Note: Where available, the PDF/Word icon below is provided to view the complete and fully formatted document
 Download Current HansardDownload Current Hansard    View Or Save XMLView/Save XML

Previous Fragment    Next Fragment
Monday, 17 August 2009
Page: 7967

Mr TRUSS (2:30 PM) —My question is to the Prime Minister. I refer the Prime Minister to media reports that the Henry tax review intends to recommend an increase in fuel excise of at least 10c per litre. Will the Prime Minister rule out any increase in fuel excise?

Mr RUDD (Prime Minister) —Can I say that there are two constant thematics to the opposition’s contribution to Australian public policy. One is fear and the second is smear, and beyond that they have nothing to contribute to the deliberations of the parliament. The honourable gentleman asked me about tax reform and the future of it, and I will come back to his question in a moment. I just draw his attention to what the then shadow Treasurer had to say about opposition tax policy—this is dated 7 April 2008, almost back in the Palaeolithic period. Dinosaurs have a particular attraction to that period and we have seen a few dinosaurs out on climate change recently.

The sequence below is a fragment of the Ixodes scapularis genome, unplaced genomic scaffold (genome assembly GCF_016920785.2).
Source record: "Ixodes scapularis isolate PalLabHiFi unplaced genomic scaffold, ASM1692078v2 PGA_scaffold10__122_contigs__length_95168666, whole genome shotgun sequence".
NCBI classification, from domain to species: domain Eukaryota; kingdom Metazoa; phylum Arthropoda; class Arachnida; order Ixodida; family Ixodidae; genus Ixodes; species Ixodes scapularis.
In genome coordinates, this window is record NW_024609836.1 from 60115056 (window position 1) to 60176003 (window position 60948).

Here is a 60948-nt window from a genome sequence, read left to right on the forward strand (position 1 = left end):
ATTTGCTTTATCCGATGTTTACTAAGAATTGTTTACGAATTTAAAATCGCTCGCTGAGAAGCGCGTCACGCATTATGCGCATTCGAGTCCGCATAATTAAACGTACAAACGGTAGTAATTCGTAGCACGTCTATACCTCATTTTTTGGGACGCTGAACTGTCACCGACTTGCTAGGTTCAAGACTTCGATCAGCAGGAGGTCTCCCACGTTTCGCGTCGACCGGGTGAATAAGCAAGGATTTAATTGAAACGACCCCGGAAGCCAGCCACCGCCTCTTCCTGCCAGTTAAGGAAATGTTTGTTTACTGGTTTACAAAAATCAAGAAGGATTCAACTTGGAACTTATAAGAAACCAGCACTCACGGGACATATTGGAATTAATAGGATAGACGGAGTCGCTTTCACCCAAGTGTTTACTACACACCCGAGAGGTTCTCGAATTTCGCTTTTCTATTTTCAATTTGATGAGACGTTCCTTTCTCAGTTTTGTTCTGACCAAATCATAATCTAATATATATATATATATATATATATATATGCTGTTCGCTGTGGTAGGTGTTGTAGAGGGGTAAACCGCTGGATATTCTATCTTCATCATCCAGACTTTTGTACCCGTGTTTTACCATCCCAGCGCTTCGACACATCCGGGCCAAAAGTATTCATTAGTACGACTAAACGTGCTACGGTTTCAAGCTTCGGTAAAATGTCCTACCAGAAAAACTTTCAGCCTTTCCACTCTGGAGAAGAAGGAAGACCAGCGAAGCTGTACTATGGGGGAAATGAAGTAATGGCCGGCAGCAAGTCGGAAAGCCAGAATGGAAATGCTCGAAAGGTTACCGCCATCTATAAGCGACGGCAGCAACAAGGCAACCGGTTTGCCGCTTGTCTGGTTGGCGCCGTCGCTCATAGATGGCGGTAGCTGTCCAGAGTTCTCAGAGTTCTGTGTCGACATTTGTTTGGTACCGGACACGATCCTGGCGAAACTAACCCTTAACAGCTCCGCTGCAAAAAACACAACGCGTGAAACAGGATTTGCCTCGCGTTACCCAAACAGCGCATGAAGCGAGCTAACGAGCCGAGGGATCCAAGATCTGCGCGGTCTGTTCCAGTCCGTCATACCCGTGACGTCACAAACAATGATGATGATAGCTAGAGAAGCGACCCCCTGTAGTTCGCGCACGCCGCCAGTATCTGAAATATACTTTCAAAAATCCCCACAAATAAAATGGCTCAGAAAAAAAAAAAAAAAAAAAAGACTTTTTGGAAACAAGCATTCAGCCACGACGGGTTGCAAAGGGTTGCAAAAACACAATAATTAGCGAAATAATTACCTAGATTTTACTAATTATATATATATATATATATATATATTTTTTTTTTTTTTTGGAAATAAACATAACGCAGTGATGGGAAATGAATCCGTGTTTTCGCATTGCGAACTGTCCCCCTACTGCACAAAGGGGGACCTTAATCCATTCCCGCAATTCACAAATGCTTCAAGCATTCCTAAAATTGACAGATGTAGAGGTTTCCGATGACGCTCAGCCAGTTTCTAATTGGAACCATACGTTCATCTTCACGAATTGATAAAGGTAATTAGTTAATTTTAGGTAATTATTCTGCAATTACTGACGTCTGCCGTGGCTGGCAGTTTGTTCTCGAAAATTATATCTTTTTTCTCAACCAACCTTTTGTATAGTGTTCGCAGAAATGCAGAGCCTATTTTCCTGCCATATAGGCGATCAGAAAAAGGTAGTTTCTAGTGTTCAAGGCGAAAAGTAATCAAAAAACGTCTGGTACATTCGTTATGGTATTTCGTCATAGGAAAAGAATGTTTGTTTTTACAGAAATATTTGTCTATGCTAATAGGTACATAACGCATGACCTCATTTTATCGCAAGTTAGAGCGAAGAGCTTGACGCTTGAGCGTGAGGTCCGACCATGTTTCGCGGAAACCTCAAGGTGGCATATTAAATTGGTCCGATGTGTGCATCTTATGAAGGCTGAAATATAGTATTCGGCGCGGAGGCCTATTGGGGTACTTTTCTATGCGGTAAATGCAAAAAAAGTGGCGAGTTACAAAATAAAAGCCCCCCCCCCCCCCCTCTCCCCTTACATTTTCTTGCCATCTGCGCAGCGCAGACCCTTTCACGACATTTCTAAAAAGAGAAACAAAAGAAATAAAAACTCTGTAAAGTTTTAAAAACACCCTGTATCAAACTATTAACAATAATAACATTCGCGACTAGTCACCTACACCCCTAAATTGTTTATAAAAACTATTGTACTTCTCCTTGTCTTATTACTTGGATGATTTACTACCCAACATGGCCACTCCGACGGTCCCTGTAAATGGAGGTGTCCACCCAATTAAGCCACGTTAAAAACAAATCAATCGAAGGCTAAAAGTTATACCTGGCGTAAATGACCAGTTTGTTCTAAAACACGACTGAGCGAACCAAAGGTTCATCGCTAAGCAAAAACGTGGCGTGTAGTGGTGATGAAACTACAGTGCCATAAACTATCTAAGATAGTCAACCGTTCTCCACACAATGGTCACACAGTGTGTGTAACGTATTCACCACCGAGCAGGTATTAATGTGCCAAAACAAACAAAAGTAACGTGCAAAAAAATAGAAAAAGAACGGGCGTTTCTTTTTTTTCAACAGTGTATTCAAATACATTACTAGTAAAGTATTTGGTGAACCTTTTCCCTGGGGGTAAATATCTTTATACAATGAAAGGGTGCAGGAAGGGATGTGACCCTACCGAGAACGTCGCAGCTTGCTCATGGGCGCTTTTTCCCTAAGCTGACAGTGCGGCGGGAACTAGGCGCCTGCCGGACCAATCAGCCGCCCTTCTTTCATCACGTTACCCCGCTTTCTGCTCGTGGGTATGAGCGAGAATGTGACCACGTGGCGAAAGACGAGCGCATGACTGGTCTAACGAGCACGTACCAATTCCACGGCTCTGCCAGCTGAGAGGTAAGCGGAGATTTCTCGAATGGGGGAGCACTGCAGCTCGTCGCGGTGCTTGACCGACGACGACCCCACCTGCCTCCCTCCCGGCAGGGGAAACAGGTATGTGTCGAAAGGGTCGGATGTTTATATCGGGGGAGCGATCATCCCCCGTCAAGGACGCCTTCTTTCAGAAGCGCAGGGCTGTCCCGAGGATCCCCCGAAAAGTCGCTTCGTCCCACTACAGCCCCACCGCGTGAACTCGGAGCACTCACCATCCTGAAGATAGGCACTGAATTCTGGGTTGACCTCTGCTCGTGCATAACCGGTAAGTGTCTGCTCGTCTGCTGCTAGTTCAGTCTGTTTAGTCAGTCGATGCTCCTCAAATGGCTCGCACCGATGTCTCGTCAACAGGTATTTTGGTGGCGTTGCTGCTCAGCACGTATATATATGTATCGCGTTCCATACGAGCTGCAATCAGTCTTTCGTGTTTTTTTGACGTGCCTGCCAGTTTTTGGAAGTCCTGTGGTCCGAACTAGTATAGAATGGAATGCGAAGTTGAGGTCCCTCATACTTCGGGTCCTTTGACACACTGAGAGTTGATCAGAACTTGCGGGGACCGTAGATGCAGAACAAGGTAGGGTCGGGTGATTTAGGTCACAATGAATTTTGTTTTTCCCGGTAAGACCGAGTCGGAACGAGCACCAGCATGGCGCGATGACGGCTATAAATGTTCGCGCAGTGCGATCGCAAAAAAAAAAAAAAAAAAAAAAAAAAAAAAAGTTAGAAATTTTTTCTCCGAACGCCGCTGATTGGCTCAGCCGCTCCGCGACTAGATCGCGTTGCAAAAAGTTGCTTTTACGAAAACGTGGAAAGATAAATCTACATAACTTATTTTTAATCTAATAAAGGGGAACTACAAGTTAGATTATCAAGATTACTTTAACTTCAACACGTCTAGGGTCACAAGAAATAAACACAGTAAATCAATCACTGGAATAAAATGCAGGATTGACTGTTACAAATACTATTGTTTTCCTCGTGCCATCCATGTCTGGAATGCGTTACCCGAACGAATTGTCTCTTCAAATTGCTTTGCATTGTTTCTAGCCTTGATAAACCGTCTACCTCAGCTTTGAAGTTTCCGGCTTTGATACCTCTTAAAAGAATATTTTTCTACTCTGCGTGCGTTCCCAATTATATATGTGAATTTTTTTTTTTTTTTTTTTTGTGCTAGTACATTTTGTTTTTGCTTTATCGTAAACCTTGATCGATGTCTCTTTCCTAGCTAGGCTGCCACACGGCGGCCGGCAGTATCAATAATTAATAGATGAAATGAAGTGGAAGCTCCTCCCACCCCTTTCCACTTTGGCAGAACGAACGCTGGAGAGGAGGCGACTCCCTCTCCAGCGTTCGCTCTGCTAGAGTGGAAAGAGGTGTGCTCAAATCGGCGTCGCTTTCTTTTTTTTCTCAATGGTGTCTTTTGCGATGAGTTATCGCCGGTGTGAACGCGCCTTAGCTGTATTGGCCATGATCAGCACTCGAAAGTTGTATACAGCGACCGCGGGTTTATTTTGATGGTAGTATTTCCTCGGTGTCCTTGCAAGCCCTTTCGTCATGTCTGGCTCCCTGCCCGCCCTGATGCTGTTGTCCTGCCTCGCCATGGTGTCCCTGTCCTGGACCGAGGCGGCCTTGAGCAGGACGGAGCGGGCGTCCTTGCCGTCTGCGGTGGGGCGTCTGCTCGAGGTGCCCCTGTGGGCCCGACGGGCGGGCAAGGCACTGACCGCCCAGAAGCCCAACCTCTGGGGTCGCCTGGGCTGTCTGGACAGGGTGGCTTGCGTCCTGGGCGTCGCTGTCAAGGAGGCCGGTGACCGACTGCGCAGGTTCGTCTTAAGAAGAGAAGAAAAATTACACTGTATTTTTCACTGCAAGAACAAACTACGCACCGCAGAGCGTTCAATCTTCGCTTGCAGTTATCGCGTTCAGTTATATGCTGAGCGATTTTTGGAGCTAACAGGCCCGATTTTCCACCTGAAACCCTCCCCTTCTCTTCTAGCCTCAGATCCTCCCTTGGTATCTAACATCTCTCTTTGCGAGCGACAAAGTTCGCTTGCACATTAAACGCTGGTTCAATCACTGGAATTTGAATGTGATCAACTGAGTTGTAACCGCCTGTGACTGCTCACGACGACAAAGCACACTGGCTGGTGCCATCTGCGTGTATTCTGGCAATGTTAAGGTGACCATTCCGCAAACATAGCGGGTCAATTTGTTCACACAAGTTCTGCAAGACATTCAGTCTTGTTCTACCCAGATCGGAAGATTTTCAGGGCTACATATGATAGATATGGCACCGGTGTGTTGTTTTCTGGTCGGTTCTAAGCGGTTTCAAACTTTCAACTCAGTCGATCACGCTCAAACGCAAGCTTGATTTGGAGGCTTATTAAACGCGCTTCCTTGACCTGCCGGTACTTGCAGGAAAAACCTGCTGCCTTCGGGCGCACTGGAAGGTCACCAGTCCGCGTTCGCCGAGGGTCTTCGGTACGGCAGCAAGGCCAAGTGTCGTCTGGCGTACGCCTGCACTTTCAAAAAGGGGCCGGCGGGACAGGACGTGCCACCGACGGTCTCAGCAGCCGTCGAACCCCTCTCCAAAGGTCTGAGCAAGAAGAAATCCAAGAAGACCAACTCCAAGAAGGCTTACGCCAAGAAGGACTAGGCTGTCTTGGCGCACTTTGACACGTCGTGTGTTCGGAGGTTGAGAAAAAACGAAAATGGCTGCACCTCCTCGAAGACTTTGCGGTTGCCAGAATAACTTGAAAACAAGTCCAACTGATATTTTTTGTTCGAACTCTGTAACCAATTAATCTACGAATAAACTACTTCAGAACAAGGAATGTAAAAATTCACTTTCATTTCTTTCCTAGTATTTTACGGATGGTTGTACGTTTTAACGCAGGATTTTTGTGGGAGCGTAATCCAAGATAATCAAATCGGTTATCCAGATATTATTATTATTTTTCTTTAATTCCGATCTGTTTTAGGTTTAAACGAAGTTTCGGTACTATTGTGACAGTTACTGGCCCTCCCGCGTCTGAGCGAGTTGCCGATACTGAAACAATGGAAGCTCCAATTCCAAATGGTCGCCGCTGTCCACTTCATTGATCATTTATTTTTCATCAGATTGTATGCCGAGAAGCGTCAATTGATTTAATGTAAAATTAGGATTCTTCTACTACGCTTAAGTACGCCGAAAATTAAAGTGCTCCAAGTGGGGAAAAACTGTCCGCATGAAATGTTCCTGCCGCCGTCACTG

Mr Pyne —Mr Speaker, I rise on a point of order in relation to relevance. The Leader of the Nationals asked a very simple and straightforward question about whether the Prime Minister would rule out an increase in fuel excise. We simply ask for a yes or no answer.

The SPEAKER —As I have indicated to the member for O’Connor, the Speaker is not in a position to dictate the way in which the question is answered. The Prime Minister is responding to the question.

Mr RUDD —The then shadow Treasurer, now the Leader of the Opposition, said in April last year:

I have asked distinguished economist Henry Ergas to conduct an examination of the many taxes in Australia at various levels …

I presume that might have incorporated various fuel taxes as well. Who would know?

… and to report to the Opposition on options for reforming the tax system.

Then he went on to say:

In undertaking this study, Professor Ergas will consult widely, and host a Conference to advance our understanding of the strengths, weaknesses and opportunities for reform of the tax system.

I don’t see any particular exceptions from that Ergas review, other than this: it has simply disappeared without trace.

Can I say to those opposite that, if they seriously engage in the business of tax reform, it is a bit like your engagement on climate change reform and it is a bit like your engagement on industrial relations reform. Put your policies on the table. We do not happen to see that, whether it comes to fiscal strategy or whether it comes to productivity reform. These matters, in terms of the totality of the tax system, will be considered by Henry.

Mr Truss —Mr Speaker—

The SPEAKER —Order! The Prime Minister has concluded.

Mr Truss interjecting

The SPEAKER —Order! The Leader of the National Party does not have the call.